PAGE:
• Subscription
  • Resource Group
  • Function App name
  • Runtime stack 
  • Region

Leave the default values if you’re not sure what these are. 

Next Steps

6. Next, select a hosting location for your function app. 

7. Click “Create” to create your function app. This may take a few minutes.

8. Once you’ve created the function app, click the “Go to resource” button to view the details of your function app.

9. Click on the “Add” button to add a new function to your function app. 

10. In the “Create function” blade, select a trigger for your function. A trigger is an event that causes your function to run. For example, you could select an HTTP trigger to create an HTTP endpoint that you can call to run your function, or you could select a timer trigger to have your function run on a schedule.

11. Enter a name for your function, and then click the “Create” button.

12. In the code editor, write the code for your function.

13. Save your changes and test your function by clicking the “Run” button or by calling the function using the HTTP trigger URL.

Azure Function Example: Creating a Birthday Reminder

Below is an example of an Azure Function that sends a birthday message to a customer using the SendGrid email service.

Firstly, set up a SendGrid account and obtain an API key. Then, in the Azure portal, create a new Azure Function and select the “SendGrid” trigger. Once the function is created, paste in the following C# code:

				
					#r "SendGrid"

using System;
using System.Threading.Tasks;
using Microsoft.AspNetCore.Mvc;
using Microsoft.Azure.WebJobs;
using Microsoft.Azure.WebJobs.Extensions.Http;
using Microsoft.AspNetCore.Http;
using Microsoft.Extensions.Logging;
using SendGrid.Helpers.Mail;

namespace BirthdayFunction
{
    public static class SendBirthdayMessage
    {
        [FunctionName("SendBirthdayMessage")]
        public static async Task Run(
            [HttpTrigger(AuthorizationLevel.Function, "post", Route = null)] HttpRequest req,
            ILogger log)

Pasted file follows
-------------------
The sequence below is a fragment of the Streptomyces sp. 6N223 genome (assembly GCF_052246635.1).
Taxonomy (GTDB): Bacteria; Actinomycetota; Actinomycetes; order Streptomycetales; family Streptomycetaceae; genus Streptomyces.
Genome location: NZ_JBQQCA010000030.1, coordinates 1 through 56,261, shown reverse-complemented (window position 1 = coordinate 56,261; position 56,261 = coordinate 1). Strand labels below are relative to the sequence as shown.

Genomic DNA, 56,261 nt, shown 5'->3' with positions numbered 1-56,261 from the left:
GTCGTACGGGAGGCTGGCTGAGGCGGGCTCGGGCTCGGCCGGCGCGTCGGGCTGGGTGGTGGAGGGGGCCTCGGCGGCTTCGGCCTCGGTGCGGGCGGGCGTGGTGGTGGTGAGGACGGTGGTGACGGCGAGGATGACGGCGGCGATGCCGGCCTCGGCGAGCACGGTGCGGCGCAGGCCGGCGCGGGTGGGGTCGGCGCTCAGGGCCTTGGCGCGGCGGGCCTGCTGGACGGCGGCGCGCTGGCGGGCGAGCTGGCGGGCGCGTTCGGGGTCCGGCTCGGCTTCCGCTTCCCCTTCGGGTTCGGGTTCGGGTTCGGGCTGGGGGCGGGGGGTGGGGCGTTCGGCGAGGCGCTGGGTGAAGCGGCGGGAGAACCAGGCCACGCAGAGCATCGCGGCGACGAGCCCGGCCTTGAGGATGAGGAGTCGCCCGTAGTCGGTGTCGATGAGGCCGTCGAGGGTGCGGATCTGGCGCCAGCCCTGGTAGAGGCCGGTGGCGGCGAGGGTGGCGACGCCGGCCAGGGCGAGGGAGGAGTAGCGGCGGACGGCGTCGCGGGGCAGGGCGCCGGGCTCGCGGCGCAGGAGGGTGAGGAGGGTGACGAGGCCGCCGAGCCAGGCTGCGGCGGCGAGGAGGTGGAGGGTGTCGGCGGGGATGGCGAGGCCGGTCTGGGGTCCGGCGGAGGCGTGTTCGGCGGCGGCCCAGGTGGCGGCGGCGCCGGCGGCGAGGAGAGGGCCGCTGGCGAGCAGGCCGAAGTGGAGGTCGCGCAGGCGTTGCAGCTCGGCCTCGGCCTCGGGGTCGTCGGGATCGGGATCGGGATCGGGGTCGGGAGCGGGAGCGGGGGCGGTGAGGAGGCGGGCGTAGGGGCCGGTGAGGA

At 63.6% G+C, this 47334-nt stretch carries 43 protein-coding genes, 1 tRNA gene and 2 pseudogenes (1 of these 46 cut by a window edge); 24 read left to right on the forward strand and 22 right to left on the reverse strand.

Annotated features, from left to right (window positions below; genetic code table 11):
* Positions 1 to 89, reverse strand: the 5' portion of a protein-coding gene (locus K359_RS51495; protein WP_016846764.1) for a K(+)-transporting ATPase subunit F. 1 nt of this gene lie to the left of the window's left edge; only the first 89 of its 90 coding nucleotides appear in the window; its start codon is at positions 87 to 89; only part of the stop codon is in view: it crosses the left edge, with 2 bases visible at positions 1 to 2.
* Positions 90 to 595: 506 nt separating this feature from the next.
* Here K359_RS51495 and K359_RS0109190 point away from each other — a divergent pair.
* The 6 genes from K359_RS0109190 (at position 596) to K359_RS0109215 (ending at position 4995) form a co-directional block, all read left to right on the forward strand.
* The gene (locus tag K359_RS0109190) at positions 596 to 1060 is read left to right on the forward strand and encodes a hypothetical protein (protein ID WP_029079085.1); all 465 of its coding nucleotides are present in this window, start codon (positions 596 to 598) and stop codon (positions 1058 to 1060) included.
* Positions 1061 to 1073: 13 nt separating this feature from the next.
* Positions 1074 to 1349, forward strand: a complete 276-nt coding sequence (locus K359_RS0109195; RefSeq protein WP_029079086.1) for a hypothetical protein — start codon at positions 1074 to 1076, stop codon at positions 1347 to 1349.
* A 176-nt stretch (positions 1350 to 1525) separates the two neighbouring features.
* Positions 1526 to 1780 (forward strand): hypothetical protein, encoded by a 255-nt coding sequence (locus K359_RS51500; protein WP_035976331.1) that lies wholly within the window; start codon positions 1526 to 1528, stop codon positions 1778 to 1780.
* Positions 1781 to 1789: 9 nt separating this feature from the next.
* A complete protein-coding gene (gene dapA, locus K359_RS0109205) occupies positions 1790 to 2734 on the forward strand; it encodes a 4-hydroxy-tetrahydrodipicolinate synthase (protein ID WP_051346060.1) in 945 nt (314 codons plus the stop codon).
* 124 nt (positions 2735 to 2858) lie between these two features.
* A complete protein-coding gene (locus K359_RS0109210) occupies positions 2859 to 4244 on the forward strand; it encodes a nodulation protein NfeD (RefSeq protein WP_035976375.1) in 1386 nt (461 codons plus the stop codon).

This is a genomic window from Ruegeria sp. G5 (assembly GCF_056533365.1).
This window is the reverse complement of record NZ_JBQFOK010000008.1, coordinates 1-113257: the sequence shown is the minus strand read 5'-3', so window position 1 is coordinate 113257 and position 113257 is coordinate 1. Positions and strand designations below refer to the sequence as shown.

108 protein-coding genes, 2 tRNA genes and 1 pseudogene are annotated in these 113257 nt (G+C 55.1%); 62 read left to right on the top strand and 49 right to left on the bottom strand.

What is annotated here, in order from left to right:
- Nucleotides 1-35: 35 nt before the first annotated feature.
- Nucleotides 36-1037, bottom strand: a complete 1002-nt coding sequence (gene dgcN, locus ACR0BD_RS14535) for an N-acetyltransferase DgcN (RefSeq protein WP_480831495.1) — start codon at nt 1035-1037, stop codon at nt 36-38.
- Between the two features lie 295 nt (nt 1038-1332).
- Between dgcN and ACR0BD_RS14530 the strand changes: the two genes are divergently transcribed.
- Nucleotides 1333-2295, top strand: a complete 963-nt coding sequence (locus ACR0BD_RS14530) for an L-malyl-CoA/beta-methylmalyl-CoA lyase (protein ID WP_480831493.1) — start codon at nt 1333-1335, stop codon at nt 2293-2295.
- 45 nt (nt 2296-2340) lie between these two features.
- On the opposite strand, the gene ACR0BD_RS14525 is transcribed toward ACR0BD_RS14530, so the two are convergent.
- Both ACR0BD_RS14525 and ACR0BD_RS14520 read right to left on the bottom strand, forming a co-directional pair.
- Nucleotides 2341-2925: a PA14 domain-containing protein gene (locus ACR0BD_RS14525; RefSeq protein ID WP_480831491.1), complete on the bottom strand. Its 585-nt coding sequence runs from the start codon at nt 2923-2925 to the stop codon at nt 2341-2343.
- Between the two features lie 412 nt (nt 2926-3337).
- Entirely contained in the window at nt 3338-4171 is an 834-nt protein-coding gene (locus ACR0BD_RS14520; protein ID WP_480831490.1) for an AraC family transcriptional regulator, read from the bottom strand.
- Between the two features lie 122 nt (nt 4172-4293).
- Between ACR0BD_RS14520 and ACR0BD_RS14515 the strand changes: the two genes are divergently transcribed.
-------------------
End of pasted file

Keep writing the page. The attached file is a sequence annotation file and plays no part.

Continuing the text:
{
            log.LogInformation("Sending birthday message.");

            // Retrieve the email address and name of the customer from the request body
            string email = req.Form["email"];
            string name = req.Form["name"];

            // Set the SendGrid API key
            string apiKey = Environment.GetEnvironmentVariable("SENDGRID_API_KEY");
            var client = new SendGridClient(apiKey);

            // Construct the email message
            var from = new EmailAddress("hello@example.com", "Birthday Bot");
            var subject = "Happy Birthday!";
            var to = new EmailAddress(email, name);
            var htmlContent = $"<p>Happy birthday, {name}!</p>";
            var msg = MailHelper.CreateSingleEmail(from, to, subject, "", htmlContent);

            // Send the email
            await client.SendEmailAsync(msg);

            return new OkObjectResult("Birthday message sent.");
        }
    }
}

				
			

This function expects the “email" and “name" of the customer to be passed in the request body as form data.

Thank you for reading What is Azure Functions and How to Use Tutorial. We shall conclude this article blog.

What is Azure Functions and How to Use Tutorial Conclusion

In conclusion, Azure Functions is a powerful and flexible cloud based platform that allows developers to create and deploy serverless functions in several languages and on a pay per execution basis. Lastly, it offers a range of features and benefits, including the ability to scale automatically, integrate with other Azure services, and trigger functions based on events or schedules.

By following the steps outlined in this article, you easily get started with Azure Functions and begin building and deploying your functions in the cloud. Whether you are a beginner or an experienced developer, Azure Functions provides a convenient and cost effective way to build and deploy your applications in the cloud.

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Avatar for Richard Kanyoro
Richard Kanyoro

The world’s biggest problems can be solved by progressively solving the little ones. I write to help people solve the “little” tech problems they face.